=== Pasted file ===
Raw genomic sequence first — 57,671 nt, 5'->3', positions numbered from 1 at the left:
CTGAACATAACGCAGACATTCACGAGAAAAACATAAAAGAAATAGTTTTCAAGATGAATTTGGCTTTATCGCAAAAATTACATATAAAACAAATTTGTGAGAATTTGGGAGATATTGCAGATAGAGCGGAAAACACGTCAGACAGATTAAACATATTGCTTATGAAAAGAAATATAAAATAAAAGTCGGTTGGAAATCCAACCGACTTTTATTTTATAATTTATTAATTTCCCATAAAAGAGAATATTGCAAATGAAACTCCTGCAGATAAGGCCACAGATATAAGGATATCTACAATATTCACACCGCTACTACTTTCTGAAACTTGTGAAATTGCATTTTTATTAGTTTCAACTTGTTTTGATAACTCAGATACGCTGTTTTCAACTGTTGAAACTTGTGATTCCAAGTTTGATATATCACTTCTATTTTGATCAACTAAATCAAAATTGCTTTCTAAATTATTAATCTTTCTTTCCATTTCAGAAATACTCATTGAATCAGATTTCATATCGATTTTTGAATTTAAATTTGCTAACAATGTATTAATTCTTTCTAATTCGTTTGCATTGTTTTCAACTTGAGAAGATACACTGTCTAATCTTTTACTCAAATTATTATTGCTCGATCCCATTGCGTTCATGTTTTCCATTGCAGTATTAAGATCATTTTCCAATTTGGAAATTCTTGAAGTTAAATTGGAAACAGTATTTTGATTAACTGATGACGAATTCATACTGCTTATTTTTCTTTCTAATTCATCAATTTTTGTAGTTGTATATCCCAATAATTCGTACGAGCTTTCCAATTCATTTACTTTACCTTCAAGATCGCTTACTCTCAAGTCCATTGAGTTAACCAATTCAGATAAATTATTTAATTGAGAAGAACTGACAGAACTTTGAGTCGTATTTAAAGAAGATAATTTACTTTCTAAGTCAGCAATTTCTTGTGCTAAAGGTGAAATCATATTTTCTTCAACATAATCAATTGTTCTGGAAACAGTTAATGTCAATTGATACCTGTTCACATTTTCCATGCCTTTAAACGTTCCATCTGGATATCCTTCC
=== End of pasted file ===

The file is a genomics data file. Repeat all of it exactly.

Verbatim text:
Raw genomic sequence first — 57,671 nt, 5'->3', positions numbered from 1 at the left:
CTGAACATAACGCAGACATTCACGAGAAAAACATAAAAGAAATAGTTTTCAAGATGAATTTGGCTTTATCGCAAAAATTACATATAAAACAAATTTGTGAGAATTTGGGAGATATTGCAGATAGAGCGGAAAACACGTCAGACAGATTAAACATATTGCTTATGAAAAGAAATATAAAATAAAAGTCGGTTGGAAATCCAACCGACTTTTATTTTATAATTTATTAATTTCCCATAAAAGAGAATATTGCAAATGAAACTCCTGCAGATAAGGCCACAGATATAAGGATATCTACAATATTCACACCGCTACTACTTTCTGAAACTTGTGAAATTGCATTTTTATTAGTTTCAACTTGTTTTGATAACTCAGATACGCTGTTTTCAACTGTTGAAACTTGTGATTCCAAGTTTGATATATCACTTCTATTTTGATCAACTAAATCAAAATTGCTTTCTAAATTATTAATCTTTCTTTCCATTTCAGAAATACTCATTGAATCAGATTTCATATCGATTTTTGAATTTAAATTTGCTAACAATGTATTAATTCTTTCTAATTCGTTTGCATTGTTTTCAACTTGAGAAGATACACTGTCTAATCTTTTACTCAAATTATTATTGCTCGATCCCATTGCGTTCATGTTTTCCATTGCAGTATTAAGATCATTTTCCAATTTGGAAATTCTTGAAGTTAAATTGGAAACAGTATTTTGATTAACTGATGACGAATTCATACTGCTTATTTTTCTTTCTAATTCATCAATTTTTGTAGTTGTATATCCCAATAATTCGTACGAGCTTTCCAATTCATTTACTTTACCTTCAAGATCGCTTACTCTCAAGTCCATTGAGTTAACCAATTCAGATAAATTATTTAATTGAGAAGAACTGACAGAACTTTGAGTCGTATTTAAAGAAGATAATTTACTTTCTAAGTCAGCAATTTCTTGTGCTAAAGGTGAAATCATATTTTCTTCAACATAATCAATTGTTCTGGAAACAGTTAATGTCAATTGATACCTGTTCACATTTTCCATGCCTTTAAACGTTCCATCTGGATATCCTTCC